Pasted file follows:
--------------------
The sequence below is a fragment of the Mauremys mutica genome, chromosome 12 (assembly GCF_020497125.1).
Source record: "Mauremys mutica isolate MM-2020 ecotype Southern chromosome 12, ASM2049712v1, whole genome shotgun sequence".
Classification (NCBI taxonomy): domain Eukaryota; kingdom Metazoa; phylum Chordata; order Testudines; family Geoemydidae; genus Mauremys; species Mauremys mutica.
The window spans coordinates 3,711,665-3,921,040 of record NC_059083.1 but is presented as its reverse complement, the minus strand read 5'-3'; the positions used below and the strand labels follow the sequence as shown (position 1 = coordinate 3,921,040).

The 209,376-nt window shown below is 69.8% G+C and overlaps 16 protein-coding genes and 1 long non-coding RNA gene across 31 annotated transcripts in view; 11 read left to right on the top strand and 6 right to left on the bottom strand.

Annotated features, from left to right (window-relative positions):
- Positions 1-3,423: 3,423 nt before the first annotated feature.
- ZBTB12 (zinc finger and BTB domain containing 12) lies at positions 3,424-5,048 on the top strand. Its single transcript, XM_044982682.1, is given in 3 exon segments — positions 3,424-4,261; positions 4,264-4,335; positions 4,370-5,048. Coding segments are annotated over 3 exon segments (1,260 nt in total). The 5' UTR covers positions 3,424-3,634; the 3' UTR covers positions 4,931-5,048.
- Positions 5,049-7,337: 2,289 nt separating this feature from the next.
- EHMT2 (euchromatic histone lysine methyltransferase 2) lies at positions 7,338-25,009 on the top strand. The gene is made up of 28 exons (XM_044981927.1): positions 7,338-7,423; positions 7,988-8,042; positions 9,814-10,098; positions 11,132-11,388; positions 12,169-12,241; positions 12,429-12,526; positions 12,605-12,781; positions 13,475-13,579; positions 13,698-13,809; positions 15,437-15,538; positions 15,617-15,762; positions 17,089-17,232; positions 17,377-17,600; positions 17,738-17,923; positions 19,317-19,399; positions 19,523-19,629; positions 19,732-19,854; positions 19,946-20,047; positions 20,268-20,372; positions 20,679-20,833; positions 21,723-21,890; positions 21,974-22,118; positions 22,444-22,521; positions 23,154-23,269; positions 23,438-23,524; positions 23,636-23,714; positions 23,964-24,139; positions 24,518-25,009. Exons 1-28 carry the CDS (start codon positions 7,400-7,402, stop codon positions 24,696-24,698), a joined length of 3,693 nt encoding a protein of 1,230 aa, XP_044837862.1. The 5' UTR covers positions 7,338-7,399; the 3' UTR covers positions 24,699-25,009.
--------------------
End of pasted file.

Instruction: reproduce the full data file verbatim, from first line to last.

The sequence below is a fragment of the Mauremys mutica genome, chromosome 12 (assembly GCF_020497125.1).
Source record: "Mauremys mutica isolate MM-2020 ecotype Southern chromosome 12, ASM2049712v1, whole genome shotgun sequence".
Classification (NCBI taxonomy): domain Eukaryota; kingdom Metazoa; phylum Chordata; order Testudines; family Geoemydidae; genus Mauremys; species Mauremys mutica.
The window spans coordinates 3,711,665-3,921,040 of record NC_059083.1 but is presented as its reverse complement, the minus strand read 5'-3'; the positions used below and the strand labels follow the sequence as shown (position 1 = coordinate 3,921,040).

The 209,376-nt window shown below is 69.8% G+C and overlaps 16 protein-coding genes and 1 long non-coding RNA gene across 31 annotated transcripts in view; 11 read left to right on the top strand and 6 right to left on the bottom strand.

Annotated features, from left to right (window-relative positions):
- Positions 1-3,423: 3,423 nt before the first annotated feature.
- ZBTB12 (zinc finger and BTB domain containing 12) lies at positions 3,424-5,048 on the top strand. Its single transcript, XM_044982682.1, is given in 3 exon segments — positions 3,424-4,261; positions 4,264-4,335; positions 4,370-5,048. Coding segments are annotated over 3 exon segments (1,260 nt in total). The 5' UTR covers positions 3,424-3,634; the 3' UTR covers positions 4,931-5,048.
- Positions 5,049-7,337: 2,289 nt separating this feature from the next.
- EHMT2 (euchromatic histone lysine methyltransferase 2) lies at positions 7,338-25,009 on the top strand. The gene is made up of 28 exons (XM_044981927.1): positions 7,338-7,423; positions 7,988-8,042; positions 9,814-10,098; positions 11,132-11,388; positions 12,169-12,241; positions 12,429-12,526; positions 12,605-12,781; positions 13,475-13,579; positions 13,698-13,809; positions 15,437-15,538; positions 15,617-15,762; positions 17,089-17,232; positions 17,377-17,600; positions 17,738-17,923; positions 19,317-19,399; positions 19,523-19,629; positions 19,732-19,854; positions 19,946-20,047; positions 20,268-20,372; positions 20,679-20,833; positions 21,723-21,890; positions 21,974-22,118; positions 22,444-22,521; positions 23,154-23,269; positions 23,438-23,524; positions 23,636-23,714; positions 23,964-24,139; positions 24,518-25,009. Exons 1-28 carry the CDS (start codon positions 7,400-7,402, stop codon positions 24,696-24,698), a joined length of 3,693 nt encoding a protein of 1,230 aa, XP_044837862.1. The 5' UTR covers positions 7,338-7,399; the 3' UTR covers positions 24,699-25,009.